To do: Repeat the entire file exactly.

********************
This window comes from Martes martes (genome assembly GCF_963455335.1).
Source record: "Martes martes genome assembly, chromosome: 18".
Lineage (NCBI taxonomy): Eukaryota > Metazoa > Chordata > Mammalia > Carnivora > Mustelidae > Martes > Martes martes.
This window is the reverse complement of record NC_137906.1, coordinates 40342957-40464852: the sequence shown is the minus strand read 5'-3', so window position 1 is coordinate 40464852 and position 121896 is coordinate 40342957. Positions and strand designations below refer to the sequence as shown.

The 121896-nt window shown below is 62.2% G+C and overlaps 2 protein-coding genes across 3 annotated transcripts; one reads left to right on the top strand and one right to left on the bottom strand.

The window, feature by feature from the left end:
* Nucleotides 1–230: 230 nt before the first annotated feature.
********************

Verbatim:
This window comes from Martes martes (genome assembly GCF_963455335.1).
Source record: "Martes martes genome assembly, chromosome: 18".
Lineage (NCBI taxonomy): Eukaryota > Metazoa > Chordata > Mammalia > Carnivora > Mustelidae > Martes > Martes martes.
This window is the reverse complement of record NC_137906.1, coordinates 40342957-40464852: the sequence shown is the minus strand read 5'-3', so window position 1 is coordinate 40464852 and position 121896 is coordinate 40342957. Positions and strand designations below refer to the sequence as shown.

The 121896-nt window shown below is 62.2% G+C and overlaps 2 protein-coding genes across 3 annotated transcripts; one reads left to right on the top strand and one right to left on the bottom strand.

The window, feature by feature from the left end:
* Nucleotides 1–230: 230 nt before the first annotated feature.